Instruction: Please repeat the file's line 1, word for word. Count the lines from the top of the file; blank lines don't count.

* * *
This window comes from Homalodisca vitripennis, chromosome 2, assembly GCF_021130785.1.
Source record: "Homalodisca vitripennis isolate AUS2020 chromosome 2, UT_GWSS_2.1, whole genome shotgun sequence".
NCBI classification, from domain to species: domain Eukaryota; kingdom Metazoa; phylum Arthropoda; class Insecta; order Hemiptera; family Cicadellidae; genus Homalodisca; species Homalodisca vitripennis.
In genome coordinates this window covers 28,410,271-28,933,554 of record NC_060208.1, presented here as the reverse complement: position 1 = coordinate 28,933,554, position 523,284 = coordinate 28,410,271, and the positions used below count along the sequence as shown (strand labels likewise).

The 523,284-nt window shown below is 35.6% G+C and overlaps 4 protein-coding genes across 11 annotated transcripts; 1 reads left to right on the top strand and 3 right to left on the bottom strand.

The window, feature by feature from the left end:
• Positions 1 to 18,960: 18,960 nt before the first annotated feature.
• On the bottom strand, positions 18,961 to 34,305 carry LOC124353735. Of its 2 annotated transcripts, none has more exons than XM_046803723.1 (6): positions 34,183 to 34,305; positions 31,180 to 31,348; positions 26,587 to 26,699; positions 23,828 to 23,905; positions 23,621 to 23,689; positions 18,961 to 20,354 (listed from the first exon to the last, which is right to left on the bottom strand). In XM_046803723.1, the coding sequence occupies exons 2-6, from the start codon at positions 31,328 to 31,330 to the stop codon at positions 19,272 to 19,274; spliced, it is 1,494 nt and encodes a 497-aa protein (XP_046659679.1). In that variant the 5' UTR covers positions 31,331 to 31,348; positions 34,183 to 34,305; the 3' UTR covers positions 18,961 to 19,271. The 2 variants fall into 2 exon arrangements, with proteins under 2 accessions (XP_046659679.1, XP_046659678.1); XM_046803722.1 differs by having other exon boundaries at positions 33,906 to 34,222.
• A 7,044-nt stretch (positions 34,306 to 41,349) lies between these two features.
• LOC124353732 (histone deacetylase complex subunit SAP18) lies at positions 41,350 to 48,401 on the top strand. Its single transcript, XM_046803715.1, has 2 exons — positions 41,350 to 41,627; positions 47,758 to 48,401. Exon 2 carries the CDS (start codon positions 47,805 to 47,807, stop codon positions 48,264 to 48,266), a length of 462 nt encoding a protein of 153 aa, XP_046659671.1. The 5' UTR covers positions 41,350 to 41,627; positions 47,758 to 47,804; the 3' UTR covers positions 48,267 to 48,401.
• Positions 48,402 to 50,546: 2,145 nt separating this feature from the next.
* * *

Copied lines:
This window comes from Homalodisca vitripennis, chromosome 2, assembly GCF_021130785.1.